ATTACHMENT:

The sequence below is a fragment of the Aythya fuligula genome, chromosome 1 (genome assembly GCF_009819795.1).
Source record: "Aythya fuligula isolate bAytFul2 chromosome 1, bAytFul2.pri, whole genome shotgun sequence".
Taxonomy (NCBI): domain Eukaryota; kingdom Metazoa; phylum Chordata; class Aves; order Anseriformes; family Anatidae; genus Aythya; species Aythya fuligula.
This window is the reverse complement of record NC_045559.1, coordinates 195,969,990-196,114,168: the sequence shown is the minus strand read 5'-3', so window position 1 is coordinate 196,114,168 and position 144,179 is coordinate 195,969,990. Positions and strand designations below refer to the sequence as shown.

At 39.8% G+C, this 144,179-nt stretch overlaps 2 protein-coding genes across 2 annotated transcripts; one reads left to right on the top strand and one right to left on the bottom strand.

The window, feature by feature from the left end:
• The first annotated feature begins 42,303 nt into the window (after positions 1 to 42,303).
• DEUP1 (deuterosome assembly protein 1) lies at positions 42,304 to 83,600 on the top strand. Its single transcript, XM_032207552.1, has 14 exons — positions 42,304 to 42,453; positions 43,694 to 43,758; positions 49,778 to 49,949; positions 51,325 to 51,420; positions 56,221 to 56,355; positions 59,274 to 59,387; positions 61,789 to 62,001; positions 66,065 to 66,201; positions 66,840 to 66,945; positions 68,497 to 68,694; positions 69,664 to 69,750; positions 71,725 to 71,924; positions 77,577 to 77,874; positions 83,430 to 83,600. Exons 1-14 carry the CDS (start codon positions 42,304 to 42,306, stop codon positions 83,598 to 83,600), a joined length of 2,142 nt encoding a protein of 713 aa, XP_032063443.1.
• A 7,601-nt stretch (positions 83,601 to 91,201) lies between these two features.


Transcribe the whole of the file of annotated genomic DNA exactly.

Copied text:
The sequence below is a fragment of the Aythya fuligula genome, chromosome 1 (genome assembly GCF_009819795.1).
Source record: "Aythya fuligula isolate bAytFul2 chromosome 1, bAytFul2.pri, whole genome shotgun sequence".
Taxonomy (NCBI): domain Eukaryota; kingdom Metazoa; phylum Chordata; class Aves; order Anseriformes; family Anatidae; genus Aythya; species Aythya fuligula.
This window is the reverse complement of record NC_045559.1, coordinates 195,969,990-196,114,168: the sequence shown is the minus strand read 5'-3', so window position 1 is coordinate 196,114,168 and position 144,179 is coordinate 195,969,990. Positions and strand designations below refer to the sequence as shown.

At 39.8% G+C, this 144,179-nt stretch overlaps 2 protein-coding genes across 2 annotated transcripts; one reads left to right on the top strand and one right to left on the bottom strand.

The window, feature by feature from the left end:
• The first annotated feature begins 42,303 nt into the window (after positions 1 to 42,303).
• DEUP1 (deuterosome assembly protein 1) lies at positions 42,304 to 83,600 on the top strand. Its single transcript, XM_032207552.1, has 14 exons — positions 42,304 to 42,453; positions 43,694 to 43,758; positions 49,778 to 49,949; positions 51,325 to 51,420; positions 56,221 to 56,355; positions 59,274 to 59,387; positions 61,789 to 62,001; positions 66,065 to 66,201; positions 66,840 to 66,945; positions 68,497 to 68,694; positions 69,664 to 69,750; positions 71,725 to 71,924; positions 77,577 to 77,874; positions 83,430 to 83,600. Exons 1-14 carry the CDS (start codon positions 42,304 to 42,306, stop codon positions 83,598 to 83,600), a joined length of 2,142 nt encoding a protein of 713 aa, XP_032063443.1.
• A 7,601-nt stretch (positions 83,601 to 91,201) lies between these two features.